Buffett invests $4 million in Walt Disney (which is almost 5% of the company) after a meeting with Walt Disney himself . Buffett takes full control of Berkshire Hathaway and names Ken Chase to be the CEO.

1966 – Age 36
Buffett closes the partnership to new money. Warren’s personal investment in the partnership reaches $6,849,936.

1967 – Age 37
Buffett’s net worth is now $10 million. Buffett tells his partners that in the current raging bull market he is unable to find good investments.

1968 – Age 38
The partnership’s value balloons to $104 million.

1969 – Age 39
Following his most successful year, Buffett closes the partnership and liquidates its assets to his partners. Among the assets paid out are shares of Berkshire Hathaway. Warren’s personal stake now stands at $25 million. He is only 39 years old!

1970 – Age 40
Berkshire makes $45,000 from textile operations, and $4.7 million in insurance, banking, and investments. Warren’s side investments are making more than the actual company itself.

1972 – Age 42
Berkshire buys See’s Candies and Wesco Financial Corp.

1973 – Age 43
Stock prices are dropping and Buffett is elated. Berkshire starts buying stocks in the Washington Post company. Buffett becomes close friends with Katharine Graham who controlled the company and its flagship newspaper and becomes a member of the board of directors.

1974 – Age 44
Due to falling stock prices, the value of Berkshire Hathaway’s portfolio begins to fall. Warren’s personal networth falls by more than 50%.

1975 – Age 45
Buffett merges Berkshire and Diversified – the firm controlled by Munger. Munger gets 2% stock of Berkshire and becomes its vice chairman.

1976 – Age 46
Berkshire invests $4 million in GEICO Insurance when its stock price was just above $2. Buffett continually invests in GEICO until 1996, when Berkshire acquires the company.

Berkshire’s subsidiary, National Fire and Marine Insurance Company, acquires Central Fire & Casualty Company and Cypress Insurance Company.

1977 – Age 47
Berkshire invests in the Buffalo Evening News (newspaper) for $32.5 million. He also invests in Interpublic, Ogilvy & Mather, Kaiser Industries and Knight-Rider.

1978 – Age 48
Berkshire invests in SAFECO and ABC.

1979 – Age 49
Berkshire trades at $290 per share. Warren’s personal fortune is approximately $140 million, but he is living solely on a salary of $50,000 per year.

1980 – Age 50
Berkshire buys stock in RJ Reynolds, ALCOA, Pinkerton, Cleveland-Cliffs Iron, National Detroit, Times Mirror and National Student Marketing.


1981 – Age 51
Berkshire buys Arcata and GATX.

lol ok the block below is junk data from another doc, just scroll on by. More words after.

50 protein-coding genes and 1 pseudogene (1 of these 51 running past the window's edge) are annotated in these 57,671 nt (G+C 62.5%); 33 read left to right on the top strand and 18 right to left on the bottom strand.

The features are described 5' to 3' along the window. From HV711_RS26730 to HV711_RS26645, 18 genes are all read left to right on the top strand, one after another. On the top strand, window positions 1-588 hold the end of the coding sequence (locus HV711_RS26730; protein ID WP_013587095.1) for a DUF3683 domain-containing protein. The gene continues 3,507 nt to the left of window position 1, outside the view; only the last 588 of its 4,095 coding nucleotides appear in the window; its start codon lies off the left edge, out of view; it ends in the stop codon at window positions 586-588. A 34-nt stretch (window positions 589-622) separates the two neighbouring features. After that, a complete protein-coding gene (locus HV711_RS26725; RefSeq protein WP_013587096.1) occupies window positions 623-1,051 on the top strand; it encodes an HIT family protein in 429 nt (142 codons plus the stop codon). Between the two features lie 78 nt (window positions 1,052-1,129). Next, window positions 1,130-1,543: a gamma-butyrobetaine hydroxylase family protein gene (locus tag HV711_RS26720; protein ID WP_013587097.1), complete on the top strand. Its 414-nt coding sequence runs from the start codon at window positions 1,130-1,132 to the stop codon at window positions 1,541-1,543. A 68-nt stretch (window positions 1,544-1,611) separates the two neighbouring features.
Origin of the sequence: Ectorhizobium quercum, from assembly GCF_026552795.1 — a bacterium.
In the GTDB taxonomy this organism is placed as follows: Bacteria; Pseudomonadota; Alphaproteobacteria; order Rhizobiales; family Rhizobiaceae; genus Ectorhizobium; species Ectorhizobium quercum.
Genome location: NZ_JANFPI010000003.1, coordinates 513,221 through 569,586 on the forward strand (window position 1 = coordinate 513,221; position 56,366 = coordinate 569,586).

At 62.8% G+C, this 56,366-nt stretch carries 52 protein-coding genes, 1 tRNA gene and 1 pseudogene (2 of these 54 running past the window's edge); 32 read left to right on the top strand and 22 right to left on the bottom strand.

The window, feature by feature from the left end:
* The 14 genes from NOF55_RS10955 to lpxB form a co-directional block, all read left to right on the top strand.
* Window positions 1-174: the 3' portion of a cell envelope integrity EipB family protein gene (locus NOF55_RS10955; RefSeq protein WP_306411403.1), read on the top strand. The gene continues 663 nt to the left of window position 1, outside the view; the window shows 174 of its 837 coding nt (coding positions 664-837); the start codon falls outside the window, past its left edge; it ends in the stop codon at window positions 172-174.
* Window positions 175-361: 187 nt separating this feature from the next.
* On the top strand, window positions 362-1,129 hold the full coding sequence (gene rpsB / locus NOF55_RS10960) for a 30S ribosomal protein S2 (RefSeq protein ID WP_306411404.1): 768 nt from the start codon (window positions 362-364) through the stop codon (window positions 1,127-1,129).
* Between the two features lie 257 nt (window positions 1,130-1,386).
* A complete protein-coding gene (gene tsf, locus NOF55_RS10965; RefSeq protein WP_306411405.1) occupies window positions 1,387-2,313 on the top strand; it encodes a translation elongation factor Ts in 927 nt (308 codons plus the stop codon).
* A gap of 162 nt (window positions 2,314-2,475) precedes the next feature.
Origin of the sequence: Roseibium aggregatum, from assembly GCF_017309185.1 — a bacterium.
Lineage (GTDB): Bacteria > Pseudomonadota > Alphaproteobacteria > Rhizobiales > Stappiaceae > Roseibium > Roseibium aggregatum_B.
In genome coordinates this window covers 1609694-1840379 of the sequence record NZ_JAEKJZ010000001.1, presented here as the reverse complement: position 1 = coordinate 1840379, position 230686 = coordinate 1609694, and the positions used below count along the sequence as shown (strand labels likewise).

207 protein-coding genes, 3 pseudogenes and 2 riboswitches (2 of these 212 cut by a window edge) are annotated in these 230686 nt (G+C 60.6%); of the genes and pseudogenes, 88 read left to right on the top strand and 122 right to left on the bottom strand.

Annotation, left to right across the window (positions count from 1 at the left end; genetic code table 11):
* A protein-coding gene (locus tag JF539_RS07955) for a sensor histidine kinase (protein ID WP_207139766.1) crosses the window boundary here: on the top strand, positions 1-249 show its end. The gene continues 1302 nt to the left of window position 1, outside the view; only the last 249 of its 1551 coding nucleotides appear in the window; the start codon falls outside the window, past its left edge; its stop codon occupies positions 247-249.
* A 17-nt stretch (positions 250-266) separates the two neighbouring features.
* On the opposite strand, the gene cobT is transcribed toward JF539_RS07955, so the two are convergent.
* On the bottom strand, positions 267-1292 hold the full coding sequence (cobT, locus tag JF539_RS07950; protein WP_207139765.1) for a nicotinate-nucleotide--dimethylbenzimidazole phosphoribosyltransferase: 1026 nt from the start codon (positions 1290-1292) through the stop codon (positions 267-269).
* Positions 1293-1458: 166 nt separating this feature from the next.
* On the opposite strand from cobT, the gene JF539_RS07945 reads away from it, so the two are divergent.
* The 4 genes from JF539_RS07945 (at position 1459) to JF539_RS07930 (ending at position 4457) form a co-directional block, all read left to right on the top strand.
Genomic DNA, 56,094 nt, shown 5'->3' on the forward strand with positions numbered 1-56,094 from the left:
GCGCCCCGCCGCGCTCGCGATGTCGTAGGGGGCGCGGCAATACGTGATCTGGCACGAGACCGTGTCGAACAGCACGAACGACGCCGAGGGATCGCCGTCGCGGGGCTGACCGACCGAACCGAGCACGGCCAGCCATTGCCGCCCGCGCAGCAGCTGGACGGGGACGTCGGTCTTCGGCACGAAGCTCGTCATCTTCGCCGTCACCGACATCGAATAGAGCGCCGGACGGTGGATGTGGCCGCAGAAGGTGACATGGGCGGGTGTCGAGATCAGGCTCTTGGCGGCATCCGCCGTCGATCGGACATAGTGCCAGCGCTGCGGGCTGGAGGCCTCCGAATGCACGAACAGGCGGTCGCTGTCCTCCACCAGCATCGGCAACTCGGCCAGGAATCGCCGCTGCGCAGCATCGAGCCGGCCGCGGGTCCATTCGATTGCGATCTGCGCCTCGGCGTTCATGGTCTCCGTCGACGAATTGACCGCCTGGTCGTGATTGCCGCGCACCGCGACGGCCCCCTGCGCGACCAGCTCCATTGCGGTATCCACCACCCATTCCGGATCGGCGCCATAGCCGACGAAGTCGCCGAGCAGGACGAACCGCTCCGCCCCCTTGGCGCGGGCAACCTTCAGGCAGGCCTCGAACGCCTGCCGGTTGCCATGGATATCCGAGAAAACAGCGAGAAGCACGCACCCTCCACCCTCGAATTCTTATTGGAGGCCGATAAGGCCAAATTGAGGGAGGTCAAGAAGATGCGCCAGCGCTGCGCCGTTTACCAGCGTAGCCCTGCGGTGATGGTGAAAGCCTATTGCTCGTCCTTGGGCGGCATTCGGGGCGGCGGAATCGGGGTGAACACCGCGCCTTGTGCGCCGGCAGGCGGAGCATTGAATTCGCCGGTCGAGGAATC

1982 – Age 52
Buffalo Evening News is the only local newspaper of Buffalo and its name is changed to Buffalo News.

The newspaper earns $19 million in its first year without competition. By the late eighties, the Buffalo News is earning $40 million a year.

Berkshire invests in Time and Crum & Forster.

1983 – Age 53
Berkshire merges with Blue Chip Stamps which was a majority owned subsidiary of Berkshire.

Berkshire Hathaway purchases Nebraska Furniture Mart for $60 million.

Berkshire’s portfolio is worth $1.3 billion.

Warren’s personal net worth has ballooned to $620 million and he makes the Forbes list for the first time.

1984 – Age 54
Berkshire buys $139 million of Washington Public Power Supply System Bonds and invests in Exxon and Northwest Industries.

1985 – Age 55
Buffett shuts down Berkshire Hathaway’s textile business.

He helps merge ABC TV Network and Capital Cities.

Buffett is forced to leave the board of Washington Post, as legislation at the time prohibited him from sitting on the boards of both Capital Cities and Washington Post.

Berkshire purchases Scott and Fetzer who boast products like Kirby vacuums and World Book Encyclopedia. The company also buys Fecheimer Brothers and Beatrice.

1986 – Age 56
Berkshire acquires Fechheimer Brothers Company and invests in Lear Seagler.

Berkshire’s stock price soars above the $3,000 mark.

Buffett becomes a billionaire!

I hope you’ve enjoyed this trip down wealth lane! If you would like a complete history of Warren Buffett, I highly recommend Alice Schroeder’s biography of Buffett, entitled The Snowball. Read it and start rolling your own snowball to wealth today!

Be free. Nothing else is worth it.

Financial Freedom Monty Campbell

Ready to read more posts about Warren Buffett that can help you build your billions! Check-out these other posts from the blog archives.

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Why I Agree With Warren Buffett On Solving Income Inequality: New Financial Freedom Podcast Episode!

Infographic: 7 Valuable Lessons From Warren Buffett’s Annual Shareholders Letter